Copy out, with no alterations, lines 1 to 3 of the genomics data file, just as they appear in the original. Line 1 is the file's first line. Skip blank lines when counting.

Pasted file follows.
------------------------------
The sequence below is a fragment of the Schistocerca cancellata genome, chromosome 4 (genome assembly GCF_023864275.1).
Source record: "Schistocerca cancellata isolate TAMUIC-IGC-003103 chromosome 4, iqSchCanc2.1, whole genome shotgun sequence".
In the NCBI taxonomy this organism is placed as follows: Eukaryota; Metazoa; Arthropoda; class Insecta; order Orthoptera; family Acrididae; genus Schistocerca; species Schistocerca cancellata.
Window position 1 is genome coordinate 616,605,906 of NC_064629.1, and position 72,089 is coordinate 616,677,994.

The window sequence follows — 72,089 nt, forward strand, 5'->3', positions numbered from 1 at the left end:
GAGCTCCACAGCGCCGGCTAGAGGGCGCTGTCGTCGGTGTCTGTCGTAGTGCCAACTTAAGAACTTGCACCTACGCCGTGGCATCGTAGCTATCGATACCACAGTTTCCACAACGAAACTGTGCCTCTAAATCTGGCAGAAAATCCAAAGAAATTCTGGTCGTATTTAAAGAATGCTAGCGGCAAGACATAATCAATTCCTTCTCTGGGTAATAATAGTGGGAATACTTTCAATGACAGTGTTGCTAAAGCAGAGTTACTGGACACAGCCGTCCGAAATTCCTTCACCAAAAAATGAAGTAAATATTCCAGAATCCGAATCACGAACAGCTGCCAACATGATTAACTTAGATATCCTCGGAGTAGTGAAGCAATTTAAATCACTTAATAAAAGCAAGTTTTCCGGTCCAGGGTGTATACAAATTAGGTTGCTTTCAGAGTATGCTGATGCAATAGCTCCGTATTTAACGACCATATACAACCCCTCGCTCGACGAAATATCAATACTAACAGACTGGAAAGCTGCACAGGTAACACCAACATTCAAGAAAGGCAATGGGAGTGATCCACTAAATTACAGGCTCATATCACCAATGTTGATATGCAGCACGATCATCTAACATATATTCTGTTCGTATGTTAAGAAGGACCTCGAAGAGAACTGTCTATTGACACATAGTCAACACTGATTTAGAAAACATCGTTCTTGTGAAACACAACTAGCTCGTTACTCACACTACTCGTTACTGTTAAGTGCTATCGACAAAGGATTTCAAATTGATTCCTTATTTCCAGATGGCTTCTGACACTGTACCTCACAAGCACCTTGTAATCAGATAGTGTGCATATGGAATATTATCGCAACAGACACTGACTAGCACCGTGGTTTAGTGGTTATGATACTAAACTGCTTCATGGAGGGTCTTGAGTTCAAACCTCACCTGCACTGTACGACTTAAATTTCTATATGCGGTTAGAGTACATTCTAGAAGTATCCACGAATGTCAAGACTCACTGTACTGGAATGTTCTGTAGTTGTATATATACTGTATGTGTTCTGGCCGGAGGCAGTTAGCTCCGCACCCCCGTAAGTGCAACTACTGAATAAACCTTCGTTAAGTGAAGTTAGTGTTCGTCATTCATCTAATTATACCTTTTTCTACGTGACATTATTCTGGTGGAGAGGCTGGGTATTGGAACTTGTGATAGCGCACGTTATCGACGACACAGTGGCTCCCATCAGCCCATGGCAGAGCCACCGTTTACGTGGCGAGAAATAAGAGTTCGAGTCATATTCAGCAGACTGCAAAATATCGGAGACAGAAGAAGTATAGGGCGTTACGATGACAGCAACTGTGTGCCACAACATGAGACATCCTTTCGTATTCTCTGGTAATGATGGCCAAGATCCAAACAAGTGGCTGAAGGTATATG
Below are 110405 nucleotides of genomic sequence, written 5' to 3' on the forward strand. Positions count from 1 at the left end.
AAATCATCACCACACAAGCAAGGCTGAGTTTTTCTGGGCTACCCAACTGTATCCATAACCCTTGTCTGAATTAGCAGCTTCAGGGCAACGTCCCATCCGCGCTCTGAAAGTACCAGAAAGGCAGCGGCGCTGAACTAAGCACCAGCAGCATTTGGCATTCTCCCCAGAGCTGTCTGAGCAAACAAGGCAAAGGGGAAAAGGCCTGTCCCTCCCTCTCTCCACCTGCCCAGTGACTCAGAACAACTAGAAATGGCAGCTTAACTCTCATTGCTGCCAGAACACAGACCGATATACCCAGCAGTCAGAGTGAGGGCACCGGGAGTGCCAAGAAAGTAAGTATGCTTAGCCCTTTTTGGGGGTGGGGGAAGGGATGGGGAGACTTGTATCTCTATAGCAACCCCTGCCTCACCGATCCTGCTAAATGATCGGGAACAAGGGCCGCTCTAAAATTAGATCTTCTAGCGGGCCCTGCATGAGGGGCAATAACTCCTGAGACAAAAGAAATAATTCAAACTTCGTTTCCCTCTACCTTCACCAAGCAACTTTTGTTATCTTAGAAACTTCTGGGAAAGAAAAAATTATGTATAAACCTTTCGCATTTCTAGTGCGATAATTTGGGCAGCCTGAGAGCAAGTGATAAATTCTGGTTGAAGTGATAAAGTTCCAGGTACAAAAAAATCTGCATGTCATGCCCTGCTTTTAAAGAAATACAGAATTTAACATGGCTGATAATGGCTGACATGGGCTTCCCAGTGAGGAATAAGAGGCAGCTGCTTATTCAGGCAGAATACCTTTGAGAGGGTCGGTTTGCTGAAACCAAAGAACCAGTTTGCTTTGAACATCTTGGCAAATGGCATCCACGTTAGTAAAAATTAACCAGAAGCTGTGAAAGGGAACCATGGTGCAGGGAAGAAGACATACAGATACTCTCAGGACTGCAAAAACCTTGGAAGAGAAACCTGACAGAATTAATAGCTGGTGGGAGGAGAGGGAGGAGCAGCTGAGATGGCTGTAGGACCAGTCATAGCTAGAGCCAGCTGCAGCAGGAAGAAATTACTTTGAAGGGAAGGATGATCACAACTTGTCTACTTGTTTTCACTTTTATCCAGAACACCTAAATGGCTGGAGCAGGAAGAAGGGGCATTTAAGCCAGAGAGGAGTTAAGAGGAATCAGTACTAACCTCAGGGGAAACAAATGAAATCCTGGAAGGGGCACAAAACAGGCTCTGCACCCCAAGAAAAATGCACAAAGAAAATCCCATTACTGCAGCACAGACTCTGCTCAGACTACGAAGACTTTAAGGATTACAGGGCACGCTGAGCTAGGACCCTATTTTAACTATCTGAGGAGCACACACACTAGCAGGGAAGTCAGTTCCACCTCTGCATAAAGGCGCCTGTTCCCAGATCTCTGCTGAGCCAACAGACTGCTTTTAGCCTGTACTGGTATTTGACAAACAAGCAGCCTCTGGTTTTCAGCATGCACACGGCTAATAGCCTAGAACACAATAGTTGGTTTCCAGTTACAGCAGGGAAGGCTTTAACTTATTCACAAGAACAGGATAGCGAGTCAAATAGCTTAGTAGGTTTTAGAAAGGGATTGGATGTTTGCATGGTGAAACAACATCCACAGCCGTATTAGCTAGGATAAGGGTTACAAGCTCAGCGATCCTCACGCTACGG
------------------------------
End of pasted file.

The sequence below is a fragment of the Schistocerca cancellata genome, chromosome 4 (genome assembly GCF_023864275.1).
Source record: "Schistocerca cancellata isolate TAMUIC-IGC-003103 chromosome 4, iqSchCanc2.1, whole genome shotgun sequence".
In the NCBI taxonomy this organism is placed as follows: Eukaryota; Metazoa; Arthropoda; class Insecta; order Orthoptera; family Acrididae; genus Schistocerca; species Schistocerca cancellata.